The Return to Work After Maternity Leave

The return to work.  The setting of the alarm for the crack of dawn, the reminder of all the tasks you left unfinished before you left, the return of the Sunday night feeling of dread as the credits to Countryfile are rolling and you realise you haven’t even planned what you’re supposed to be doing tomorrow.

As a teacher, the return to work comes several times a year; the return after Christmas, when it’s cold and grey, the return after Easter, when exams are almost upon us, and the return in September, when you are sure that you have forgotten entirely how to teach and surely you should still be on holiday somewhere exotic?

What could be worse than each of these returns?  The return after maternity leave, that’s what.

It is now over a year since I returned to work after my maternity leave, and the trauma of the situation has faded into a distant memory.  However, I recently discovered a draft post that I wrote long ago, back in the days before I went back to work and, having read a number of blog posts recently from people anxious about their own Returns, I thought I would resurrect it, for the benefit of anyone who thinks I might have even the tiniest pearl of wisdom to bestow.

“And so the Day of Reckoning draws ever closer.

The day I return to work, that is.

Yes, I have now found a childminder and am forced to confront the brutal reality that I will one day, all too soon, no longer be on maternity leave.  No more days spent lounging around the house watching Loose Women and Pointless.  No more afternoon tea breaks in front of Escape to the Country.*  No more Friday swimming lessons.  No more getting annoyed at the overcrowded state of the London Overground on the way back from Westfield trying to navigate a pram through the hordes of people with Real Jobs.  No more suppressing the urge to pull faces at kids in school uniform and yell “ha ha you have to go to school, suckers, I DON’T!”

There are three major things bothering me about the dreaded Return to Work.  These are:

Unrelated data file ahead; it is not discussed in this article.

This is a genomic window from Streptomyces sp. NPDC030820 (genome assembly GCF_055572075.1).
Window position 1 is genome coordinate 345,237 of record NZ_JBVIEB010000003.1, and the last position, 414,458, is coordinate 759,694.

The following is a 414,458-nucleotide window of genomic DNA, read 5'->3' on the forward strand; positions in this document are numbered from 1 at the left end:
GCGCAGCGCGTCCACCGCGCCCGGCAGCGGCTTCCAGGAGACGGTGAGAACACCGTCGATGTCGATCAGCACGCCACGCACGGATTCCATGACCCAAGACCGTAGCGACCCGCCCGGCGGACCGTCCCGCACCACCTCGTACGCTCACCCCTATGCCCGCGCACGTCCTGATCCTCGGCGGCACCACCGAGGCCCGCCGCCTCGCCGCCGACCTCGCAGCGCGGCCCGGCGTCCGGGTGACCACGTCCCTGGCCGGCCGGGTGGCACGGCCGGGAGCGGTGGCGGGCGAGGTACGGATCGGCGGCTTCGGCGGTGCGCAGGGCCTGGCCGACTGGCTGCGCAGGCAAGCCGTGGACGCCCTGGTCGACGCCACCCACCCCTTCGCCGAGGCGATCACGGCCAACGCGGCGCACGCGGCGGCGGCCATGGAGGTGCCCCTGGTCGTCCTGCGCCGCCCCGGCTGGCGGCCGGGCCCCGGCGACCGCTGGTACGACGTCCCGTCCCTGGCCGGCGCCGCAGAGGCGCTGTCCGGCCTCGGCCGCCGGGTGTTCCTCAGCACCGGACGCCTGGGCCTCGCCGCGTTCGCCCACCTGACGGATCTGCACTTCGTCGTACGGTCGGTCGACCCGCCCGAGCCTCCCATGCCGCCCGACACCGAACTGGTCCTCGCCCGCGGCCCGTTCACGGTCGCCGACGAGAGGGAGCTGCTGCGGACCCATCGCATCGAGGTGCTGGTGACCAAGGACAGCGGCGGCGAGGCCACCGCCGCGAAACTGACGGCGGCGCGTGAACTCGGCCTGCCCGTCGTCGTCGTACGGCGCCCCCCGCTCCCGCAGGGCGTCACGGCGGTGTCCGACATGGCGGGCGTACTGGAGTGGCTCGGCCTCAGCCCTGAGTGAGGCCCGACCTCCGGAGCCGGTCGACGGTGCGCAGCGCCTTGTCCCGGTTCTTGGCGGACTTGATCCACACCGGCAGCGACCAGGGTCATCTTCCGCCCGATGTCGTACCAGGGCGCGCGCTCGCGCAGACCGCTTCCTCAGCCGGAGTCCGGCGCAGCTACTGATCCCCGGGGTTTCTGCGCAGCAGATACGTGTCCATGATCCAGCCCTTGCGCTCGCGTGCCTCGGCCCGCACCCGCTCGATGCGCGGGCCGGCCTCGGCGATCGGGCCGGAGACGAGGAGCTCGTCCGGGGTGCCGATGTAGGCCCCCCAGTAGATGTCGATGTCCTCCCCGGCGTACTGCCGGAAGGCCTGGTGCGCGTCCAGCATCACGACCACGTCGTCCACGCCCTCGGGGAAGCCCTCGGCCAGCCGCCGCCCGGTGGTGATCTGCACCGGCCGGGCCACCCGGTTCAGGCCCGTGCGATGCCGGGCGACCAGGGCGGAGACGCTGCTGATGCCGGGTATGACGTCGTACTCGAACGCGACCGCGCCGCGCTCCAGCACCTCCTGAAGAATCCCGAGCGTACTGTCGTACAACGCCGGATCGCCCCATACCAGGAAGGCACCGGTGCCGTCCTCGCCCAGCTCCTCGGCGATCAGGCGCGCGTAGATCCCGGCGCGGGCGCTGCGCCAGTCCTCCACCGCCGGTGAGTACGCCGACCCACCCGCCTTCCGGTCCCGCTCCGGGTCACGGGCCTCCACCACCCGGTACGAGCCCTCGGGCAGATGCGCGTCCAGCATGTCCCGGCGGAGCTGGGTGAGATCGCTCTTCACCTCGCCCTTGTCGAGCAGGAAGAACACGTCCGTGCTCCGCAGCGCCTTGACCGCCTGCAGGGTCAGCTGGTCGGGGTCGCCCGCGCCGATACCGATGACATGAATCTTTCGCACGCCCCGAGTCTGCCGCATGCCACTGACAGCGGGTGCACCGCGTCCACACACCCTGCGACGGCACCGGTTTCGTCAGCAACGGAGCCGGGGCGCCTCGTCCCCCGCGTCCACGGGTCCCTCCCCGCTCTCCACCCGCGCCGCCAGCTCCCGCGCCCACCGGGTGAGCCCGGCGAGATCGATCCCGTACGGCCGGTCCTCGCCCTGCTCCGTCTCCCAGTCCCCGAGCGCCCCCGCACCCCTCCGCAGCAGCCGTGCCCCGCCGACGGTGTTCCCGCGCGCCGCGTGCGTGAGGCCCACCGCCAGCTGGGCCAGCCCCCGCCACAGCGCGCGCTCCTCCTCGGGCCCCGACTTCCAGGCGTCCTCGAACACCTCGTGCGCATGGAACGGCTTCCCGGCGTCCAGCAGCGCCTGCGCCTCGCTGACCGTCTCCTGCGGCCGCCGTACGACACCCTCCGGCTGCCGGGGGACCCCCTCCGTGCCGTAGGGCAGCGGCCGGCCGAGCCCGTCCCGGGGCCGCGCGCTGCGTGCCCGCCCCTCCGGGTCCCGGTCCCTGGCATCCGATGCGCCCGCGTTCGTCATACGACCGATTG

1.) Oh God, it is going to be really expensive.  No getting around that one really, but at least I have basically learnt to survive on Absolutely No Money Ever, whilst on maternity leave, so it can’t be any worse than that, right?

2.) How will Piglet cope without me?  I am terrible mother for forsaking him.  The voice of a woman who managed a nursery, who I met on a course whilst five months pregnant last year echoes in my head, “it really is sad that we have so many babies.  They’re institutionalised really.”

PIGLET IS GOING TO BE INSTITUTIONALISED.  LIKE A ROMANIAN ORPHAN!  What if he spends his days banging his head fruitlessly against the sides of a filth-encrusted cot, knowing only that he is abandoned?  The thought of it makes me want to fling myself off the balcony.  At least then he would be able to live with my mother, and she could retire.

3.) OK, so assuming that the above is not going to happen, and is just the wild imaginings of an overprotective parent (i.e, me), the third, and probably most important, pressing issue is WHAT IS HE GOING TO EAT ALL DAY?  So far in two weeks of “eating” solids, all he has managed to do is lick a piece of bread, and while everyone else is banging on about their babies’ poos being so awful now, and full of broccoli and the like, Piglet’s poos have remained-if you’ll excuse the talk of bodily fluids, this is a baby blog after all-steadfastly liquid.